Regulation E Error Resolution Requirements: Recent Exam Findings
A couple weeks ago, the Federal Reserve’s examination staff hosted a webinar covering exam findings related to Regulation E error resolution. As you all may be aware, error resolution challenges, particularly with mobile payment apps, have been on my mind quite a bit lately. In a blog earlier this month, I shared some challenges I’ve heard credit unions are having with resolving these types of error claims. NAFCU met again with the CFPB recently to share more about these challenges and we continue to work with their staff on a potential solution. While we have discussed many error resolution issues with the CFPB, two issues we’ve identified also came up in the Federal Reserve’s exam findings and were discussed in the webinar.
Burden of Proof. As anyone who has watched an episode of the many crime or legal tv shows knows, suspected criminals are all innocent until proven guilty. As a result, it is up to the prosecution to demonstrate that the suspect committed the crime rather than being up to the suspect to show they didn’t commit the crime. While this may seem like nitpicky lawyer talk, it is a rather important distinction as it identifies which party has the burden of proving certain facts are true. In this case, the prosecution must collect enough evidence to convince a judge or jury that the suspect really did commit the crime.
A similar distinction exists when investigating claims involving unauthorized EFTs: the transaction is unauthorized until proven authorized. Section 1693g(b) of the Electronic Funds Transfer Act (EFTA) explains “the burden of proof is upon the financial institution to show that the electronic fund transfer was authorized.” In other words, when a member claims a transaction is unauthorized, the credit union assumes that fact is true and must collect enough evidence to prove otherwise. In effect, the credit union sits in the role of the prosecution and must prove the member really did authorize the transaction. If the credit union cannot prove this, it would be required to find the transaction was unauthorized.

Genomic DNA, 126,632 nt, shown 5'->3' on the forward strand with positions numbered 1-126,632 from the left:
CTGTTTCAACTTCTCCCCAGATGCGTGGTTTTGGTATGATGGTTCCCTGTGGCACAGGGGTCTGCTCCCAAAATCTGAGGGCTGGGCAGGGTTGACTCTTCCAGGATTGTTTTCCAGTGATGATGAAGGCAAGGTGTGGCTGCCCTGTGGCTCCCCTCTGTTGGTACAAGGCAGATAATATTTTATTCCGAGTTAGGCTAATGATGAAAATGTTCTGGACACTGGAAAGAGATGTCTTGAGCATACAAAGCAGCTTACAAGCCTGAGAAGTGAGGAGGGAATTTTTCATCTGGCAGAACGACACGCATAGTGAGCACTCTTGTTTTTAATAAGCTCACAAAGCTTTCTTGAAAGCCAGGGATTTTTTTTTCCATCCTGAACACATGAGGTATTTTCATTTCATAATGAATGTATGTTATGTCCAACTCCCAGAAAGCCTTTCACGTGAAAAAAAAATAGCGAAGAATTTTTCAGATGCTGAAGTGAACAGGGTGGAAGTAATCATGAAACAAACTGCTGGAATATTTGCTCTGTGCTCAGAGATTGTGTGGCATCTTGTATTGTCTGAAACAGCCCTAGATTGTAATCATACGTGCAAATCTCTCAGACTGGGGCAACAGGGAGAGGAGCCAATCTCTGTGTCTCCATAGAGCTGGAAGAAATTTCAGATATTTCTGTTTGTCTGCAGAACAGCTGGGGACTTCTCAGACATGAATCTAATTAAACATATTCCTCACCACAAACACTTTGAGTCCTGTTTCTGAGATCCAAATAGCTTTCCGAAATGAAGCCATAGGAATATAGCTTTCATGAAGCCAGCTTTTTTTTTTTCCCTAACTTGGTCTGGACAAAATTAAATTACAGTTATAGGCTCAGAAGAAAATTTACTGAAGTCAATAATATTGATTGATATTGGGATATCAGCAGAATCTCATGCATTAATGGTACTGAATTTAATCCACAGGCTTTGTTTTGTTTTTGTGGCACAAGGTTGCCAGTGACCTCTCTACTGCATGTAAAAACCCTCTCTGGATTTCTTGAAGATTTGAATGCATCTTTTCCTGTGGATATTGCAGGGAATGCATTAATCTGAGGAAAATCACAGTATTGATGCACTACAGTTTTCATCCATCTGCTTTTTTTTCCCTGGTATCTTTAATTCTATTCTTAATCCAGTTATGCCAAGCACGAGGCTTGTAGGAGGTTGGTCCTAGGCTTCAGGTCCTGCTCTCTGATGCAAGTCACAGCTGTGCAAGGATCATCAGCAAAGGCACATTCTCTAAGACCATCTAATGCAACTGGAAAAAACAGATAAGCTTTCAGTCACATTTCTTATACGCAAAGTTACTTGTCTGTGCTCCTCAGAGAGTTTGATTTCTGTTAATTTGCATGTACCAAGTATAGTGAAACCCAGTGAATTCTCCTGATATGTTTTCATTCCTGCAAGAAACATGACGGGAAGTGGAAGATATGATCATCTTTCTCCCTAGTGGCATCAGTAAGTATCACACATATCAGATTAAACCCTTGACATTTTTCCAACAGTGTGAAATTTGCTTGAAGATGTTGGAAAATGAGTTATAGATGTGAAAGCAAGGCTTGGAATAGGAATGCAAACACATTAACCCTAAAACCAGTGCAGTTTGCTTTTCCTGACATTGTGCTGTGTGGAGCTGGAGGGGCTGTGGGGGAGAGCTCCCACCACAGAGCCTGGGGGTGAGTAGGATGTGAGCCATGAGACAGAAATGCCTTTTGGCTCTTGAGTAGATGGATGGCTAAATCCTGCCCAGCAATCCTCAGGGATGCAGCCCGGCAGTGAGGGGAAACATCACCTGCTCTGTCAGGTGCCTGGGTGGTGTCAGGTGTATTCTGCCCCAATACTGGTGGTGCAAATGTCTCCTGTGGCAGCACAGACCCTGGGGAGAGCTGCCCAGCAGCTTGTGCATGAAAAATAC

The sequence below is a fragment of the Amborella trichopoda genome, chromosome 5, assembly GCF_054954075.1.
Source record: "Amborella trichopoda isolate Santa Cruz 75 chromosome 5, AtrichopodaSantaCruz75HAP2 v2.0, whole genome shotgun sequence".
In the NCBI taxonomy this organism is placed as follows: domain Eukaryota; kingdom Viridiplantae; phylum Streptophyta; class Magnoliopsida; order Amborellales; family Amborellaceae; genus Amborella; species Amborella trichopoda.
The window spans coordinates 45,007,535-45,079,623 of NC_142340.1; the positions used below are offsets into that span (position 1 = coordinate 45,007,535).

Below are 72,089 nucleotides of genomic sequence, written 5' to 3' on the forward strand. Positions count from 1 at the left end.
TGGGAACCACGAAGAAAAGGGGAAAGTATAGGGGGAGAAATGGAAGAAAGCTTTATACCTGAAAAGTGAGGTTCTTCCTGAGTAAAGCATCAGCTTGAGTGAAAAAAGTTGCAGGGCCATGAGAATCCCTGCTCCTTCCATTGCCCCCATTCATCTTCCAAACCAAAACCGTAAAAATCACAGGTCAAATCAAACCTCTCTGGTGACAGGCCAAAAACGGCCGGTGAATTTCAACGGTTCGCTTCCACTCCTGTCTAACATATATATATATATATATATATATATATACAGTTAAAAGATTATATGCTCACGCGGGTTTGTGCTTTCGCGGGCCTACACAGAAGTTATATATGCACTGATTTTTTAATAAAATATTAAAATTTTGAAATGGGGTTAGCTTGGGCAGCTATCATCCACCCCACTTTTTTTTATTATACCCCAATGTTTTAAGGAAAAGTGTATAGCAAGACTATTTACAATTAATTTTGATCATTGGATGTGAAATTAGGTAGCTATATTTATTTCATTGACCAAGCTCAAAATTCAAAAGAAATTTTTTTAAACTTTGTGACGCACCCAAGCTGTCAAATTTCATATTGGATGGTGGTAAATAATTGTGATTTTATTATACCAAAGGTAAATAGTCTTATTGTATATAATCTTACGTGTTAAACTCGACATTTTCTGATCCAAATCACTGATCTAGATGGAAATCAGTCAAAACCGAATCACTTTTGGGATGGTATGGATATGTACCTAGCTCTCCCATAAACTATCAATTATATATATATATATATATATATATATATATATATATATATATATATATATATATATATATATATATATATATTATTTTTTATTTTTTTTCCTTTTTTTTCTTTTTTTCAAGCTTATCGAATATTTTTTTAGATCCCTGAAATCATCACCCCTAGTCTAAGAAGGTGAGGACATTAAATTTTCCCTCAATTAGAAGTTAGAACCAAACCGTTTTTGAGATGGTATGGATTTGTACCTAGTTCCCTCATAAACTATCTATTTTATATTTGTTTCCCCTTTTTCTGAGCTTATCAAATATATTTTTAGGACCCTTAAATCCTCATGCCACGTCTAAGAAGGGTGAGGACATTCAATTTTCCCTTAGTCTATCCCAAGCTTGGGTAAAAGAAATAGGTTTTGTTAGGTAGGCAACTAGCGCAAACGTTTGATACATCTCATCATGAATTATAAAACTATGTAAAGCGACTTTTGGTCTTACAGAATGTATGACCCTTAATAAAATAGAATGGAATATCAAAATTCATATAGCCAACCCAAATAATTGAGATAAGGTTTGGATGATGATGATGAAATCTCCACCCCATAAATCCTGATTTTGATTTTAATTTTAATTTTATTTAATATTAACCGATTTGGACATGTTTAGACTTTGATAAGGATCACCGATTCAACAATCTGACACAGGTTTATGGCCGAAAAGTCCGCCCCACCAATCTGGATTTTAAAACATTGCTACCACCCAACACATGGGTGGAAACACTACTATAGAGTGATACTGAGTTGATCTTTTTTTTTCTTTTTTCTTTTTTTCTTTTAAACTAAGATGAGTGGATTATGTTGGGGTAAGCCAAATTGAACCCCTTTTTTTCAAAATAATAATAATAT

Duplicate Credits. Another common issue that arises with unauthorized EFTs is what to do when the member receives funds from a third party for the error. This usually comes up because the member disputed the transaction directly with the merchant in addition to filing a claim with the credit union. If the merchant resolves the claim and refunds the member before the credit union completes its investigation, nothing in the rule prohibits credit unions from finding there is nothing further for the credit union to do.
However, if the merchant refunds the member after the credit union has provided final credit for the error, credit unions often ask whether they may reverse the final credit. According to the Federal Reserve examination staff, reversing the credit is not permitted under the EFTA. As it is not exactly a fair outcome for the member to receive two credits for the same error, the examination staff did indicate credit unions may ask the member to reimburse the credit union, but it cannot require the member to do so by reversing the credit on its own. While the natural reaction may be to then wait the full investigation time period under Regulation E to complete an investigation, keep in mind that section 1005.11(c)(1) requires credit unions to “investigate promptly.”
As more errors tend to be asserted around this time of year, credit unions may find it to be a good time to review their practices. Talking with call center and investigation staff may also be useful to ensure all procedures are being conducted as expected. For more on the Federal Reserve’s error resolution examination findings, you can view the full webinar and related handouts here.
Programming Note: In observance of the Christmas holiday, NAFCU's offices will be closed Tuesday and Wednesday. We'll reopen on Thursday and be back to blogging on Friday. We wish you all a safe and wonderful holiday!